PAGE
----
It really is an open question as to whether tiled routing like Tilera's will take off, with Intel's cloud research processor having also used the method, as did their Terascale research chip.  In contrast, the mainstream Sandy Bridge and CELL processors use ring buses, making them a relatively proven architecture, though without modification the cross-chip latency will scale linearly rather than with the square root of the number of cores.  This linear  latency scaling has less impact right now since, in the existing ring bus examples, the caches themselves have latency that is similar or more than the latency resulting from core-to-core data passing.

AMD and Intel continue forward with their large L3 caches, with Intel having transitioned to a ring-bus style L3 from Nehalem to Sandy Bridge, which has reportedly had a favorable impact on L3 latency (though that seems somewhat counterintuitive).  The IBM BlueGene/P uses cross-bar access to an 8MB L3 cache with relatively high latency at 35 cycles (that is a really great review of the architecture, btw), but this is not unusual since cross-bar is a standard method for 4-cores or less.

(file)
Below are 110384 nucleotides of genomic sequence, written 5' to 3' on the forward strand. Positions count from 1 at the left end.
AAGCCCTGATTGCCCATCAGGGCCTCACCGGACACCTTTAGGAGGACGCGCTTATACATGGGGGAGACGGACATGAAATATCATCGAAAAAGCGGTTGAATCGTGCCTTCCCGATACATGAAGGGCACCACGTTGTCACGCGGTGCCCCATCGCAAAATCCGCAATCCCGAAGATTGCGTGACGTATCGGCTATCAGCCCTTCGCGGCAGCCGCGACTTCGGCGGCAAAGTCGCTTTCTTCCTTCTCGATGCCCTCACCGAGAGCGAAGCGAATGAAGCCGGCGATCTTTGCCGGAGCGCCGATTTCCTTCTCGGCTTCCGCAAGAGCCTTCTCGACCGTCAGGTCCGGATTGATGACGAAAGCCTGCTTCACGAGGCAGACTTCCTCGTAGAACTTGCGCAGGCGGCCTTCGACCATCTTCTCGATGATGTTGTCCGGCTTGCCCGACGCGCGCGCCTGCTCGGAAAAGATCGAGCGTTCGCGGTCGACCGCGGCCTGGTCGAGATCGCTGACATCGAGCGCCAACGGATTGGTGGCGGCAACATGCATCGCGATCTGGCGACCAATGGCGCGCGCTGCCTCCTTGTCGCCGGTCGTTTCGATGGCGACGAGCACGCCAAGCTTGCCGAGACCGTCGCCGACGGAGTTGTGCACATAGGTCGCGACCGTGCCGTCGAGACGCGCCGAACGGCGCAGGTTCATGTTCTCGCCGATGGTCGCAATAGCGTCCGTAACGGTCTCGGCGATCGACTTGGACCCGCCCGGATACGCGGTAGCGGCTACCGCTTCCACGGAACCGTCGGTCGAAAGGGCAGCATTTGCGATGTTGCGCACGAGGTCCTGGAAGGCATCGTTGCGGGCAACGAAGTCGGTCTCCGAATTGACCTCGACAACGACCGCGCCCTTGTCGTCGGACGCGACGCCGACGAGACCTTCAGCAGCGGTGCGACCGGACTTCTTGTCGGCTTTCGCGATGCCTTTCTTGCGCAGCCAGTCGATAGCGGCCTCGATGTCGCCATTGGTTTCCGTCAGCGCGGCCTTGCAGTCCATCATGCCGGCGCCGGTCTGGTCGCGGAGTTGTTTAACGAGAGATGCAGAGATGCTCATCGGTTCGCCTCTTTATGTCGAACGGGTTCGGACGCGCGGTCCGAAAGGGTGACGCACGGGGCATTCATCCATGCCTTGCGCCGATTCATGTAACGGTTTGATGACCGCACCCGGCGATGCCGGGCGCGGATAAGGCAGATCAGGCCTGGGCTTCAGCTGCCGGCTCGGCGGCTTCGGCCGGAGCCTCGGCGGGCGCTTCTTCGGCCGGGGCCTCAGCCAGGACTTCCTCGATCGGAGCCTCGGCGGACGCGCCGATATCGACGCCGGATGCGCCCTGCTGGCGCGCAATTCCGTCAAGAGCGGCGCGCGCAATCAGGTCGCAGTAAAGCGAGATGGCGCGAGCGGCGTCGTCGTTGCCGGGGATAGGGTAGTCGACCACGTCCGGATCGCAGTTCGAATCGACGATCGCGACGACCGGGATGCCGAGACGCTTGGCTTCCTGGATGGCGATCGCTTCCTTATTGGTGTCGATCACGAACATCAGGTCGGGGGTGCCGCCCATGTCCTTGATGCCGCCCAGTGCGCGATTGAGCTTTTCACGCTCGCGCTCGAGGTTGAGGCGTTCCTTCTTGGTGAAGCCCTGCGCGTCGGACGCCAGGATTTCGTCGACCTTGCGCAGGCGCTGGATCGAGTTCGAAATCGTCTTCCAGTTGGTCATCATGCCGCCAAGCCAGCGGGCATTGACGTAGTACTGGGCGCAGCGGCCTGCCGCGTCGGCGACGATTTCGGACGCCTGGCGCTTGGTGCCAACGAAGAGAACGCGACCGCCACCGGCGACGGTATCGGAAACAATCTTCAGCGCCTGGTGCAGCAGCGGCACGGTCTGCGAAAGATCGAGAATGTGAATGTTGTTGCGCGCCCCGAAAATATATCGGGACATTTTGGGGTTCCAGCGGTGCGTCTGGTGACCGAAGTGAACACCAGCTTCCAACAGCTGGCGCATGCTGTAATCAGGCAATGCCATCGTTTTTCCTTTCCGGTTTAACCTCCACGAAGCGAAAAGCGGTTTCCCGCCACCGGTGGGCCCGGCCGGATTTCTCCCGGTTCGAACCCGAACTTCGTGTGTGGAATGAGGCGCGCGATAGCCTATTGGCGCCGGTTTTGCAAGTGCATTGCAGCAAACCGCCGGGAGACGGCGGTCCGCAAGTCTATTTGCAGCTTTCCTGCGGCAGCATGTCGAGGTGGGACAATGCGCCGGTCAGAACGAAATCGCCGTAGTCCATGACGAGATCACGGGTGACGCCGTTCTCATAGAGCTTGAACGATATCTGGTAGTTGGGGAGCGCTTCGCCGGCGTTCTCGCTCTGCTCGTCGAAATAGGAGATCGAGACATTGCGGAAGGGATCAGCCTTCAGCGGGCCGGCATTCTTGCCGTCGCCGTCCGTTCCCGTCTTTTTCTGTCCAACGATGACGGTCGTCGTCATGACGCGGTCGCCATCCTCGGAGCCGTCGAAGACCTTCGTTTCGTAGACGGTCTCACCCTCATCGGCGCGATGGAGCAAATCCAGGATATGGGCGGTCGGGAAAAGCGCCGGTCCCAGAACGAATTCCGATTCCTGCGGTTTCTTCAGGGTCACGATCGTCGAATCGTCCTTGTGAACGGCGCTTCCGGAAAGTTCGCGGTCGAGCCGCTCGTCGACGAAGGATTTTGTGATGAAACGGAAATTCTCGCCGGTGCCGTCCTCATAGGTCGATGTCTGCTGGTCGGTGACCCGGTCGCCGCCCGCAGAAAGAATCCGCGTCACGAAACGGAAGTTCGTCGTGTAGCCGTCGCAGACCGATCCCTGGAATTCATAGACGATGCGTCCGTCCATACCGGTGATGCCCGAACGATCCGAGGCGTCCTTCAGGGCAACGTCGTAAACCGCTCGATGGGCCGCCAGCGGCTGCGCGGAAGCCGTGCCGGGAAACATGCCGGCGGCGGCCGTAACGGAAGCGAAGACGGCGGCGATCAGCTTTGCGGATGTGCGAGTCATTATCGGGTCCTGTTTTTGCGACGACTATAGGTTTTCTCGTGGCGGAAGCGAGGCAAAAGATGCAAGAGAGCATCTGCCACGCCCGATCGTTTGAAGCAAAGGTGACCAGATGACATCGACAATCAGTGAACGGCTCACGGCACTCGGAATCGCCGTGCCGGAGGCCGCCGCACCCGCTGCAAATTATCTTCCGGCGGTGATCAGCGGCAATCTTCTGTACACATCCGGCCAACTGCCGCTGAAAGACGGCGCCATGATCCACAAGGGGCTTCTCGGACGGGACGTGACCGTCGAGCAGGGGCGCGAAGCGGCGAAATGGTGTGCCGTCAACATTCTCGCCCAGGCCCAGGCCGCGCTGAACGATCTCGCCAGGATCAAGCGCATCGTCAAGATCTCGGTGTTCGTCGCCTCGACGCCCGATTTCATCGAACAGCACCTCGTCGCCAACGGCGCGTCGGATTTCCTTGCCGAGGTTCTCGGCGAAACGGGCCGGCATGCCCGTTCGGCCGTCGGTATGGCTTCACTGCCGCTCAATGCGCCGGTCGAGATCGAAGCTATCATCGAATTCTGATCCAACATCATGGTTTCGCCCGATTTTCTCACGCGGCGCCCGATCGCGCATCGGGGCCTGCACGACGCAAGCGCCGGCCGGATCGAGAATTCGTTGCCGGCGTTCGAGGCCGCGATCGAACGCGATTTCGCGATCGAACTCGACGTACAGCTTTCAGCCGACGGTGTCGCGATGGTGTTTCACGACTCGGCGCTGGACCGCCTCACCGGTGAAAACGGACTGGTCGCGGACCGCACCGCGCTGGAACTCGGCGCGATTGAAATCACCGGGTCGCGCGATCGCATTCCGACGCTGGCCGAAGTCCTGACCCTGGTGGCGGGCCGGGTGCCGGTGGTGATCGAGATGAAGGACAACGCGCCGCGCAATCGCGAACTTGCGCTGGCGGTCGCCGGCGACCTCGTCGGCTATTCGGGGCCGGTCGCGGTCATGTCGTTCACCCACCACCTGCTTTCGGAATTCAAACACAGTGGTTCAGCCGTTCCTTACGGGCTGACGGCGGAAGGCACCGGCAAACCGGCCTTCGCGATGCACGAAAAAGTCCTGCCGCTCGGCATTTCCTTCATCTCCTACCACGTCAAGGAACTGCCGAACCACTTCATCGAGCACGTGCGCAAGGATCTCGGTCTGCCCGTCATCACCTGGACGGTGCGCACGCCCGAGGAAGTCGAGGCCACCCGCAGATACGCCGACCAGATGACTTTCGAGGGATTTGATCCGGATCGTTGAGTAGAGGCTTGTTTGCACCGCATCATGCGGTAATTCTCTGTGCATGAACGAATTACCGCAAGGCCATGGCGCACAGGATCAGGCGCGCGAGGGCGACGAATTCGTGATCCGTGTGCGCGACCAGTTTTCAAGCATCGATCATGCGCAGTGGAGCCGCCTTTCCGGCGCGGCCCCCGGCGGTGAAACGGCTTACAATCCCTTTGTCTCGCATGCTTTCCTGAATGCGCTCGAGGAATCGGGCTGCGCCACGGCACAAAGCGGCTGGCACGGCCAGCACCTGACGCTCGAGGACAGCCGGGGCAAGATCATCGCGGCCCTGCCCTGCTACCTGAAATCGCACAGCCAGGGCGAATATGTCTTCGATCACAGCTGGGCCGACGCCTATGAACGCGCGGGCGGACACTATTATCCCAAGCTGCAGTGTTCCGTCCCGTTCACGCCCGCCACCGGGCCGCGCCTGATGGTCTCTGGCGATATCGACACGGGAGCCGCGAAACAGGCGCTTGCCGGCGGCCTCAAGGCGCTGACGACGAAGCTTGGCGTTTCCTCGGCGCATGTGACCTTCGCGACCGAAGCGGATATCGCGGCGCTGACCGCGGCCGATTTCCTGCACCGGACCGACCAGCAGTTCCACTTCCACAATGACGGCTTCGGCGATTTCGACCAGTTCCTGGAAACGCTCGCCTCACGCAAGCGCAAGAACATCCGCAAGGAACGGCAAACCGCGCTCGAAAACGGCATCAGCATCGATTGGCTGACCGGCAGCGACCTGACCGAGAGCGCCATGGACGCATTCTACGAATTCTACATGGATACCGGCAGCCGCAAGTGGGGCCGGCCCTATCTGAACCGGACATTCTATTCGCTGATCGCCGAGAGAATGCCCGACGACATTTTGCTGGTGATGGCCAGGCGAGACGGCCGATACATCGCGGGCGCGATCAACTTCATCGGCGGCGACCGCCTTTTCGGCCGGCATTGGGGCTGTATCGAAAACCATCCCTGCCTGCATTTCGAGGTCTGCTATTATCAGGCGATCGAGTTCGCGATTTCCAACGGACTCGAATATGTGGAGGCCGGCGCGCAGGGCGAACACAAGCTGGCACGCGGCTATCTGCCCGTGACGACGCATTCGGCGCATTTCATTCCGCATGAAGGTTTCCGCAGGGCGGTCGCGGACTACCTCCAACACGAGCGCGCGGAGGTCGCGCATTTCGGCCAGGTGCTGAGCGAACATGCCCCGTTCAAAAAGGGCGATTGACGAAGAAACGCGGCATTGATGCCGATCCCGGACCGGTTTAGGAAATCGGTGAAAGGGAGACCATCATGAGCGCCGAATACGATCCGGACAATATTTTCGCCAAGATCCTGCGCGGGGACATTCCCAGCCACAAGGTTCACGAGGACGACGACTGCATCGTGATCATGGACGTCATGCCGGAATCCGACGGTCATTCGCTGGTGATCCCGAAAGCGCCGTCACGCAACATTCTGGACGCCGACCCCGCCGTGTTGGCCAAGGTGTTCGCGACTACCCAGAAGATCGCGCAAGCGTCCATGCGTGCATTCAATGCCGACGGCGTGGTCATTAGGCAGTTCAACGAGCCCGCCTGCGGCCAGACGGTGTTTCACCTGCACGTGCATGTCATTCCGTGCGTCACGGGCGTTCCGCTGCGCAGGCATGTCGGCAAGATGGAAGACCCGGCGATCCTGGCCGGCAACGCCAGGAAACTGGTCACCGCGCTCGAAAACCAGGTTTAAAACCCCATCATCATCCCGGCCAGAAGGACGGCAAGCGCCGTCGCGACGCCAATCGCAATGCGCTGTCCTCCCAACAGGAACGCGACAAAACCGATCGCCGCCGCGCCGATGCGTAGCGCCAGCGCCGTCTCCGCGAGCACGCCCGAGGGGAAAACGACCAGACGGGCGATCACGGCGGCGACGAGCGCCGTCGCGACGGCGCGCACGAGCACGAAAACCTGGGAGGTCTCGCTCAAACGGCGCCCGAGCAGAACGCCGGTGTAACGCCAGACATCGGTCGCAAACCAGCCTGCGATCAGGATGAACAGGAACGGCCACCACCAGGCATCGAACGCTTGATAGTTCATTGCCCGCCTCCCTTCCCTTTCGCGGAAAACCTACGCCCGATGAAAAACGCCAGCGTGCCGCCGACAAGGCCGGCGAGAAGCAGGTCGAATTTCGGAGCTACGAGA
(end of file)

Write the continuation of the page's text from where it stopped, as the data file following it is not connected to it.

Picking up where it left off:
So the jury is not just out on whether giant high latency L3 caches will continue to prevail, but also whether the largest on-chip cache will utilize a ring bus, tiled mesh, hierarchical, or other topology as chips continue to progress to ever larger core counts.

Tuesday, November 16, 2010

Technicalities of "x" and "%"

When something is "2x faster, does that mean it is 200% faster?  I have seen "x" and "%" sometimes used in such a way that the answer would be yes, and sometimes no.  My impression from working in the field of computer architecture and hardware acceleration is that there is a general rule that is followed, so since the terminology is somewhat ambiguous Mac and I formalized how we use them some time back.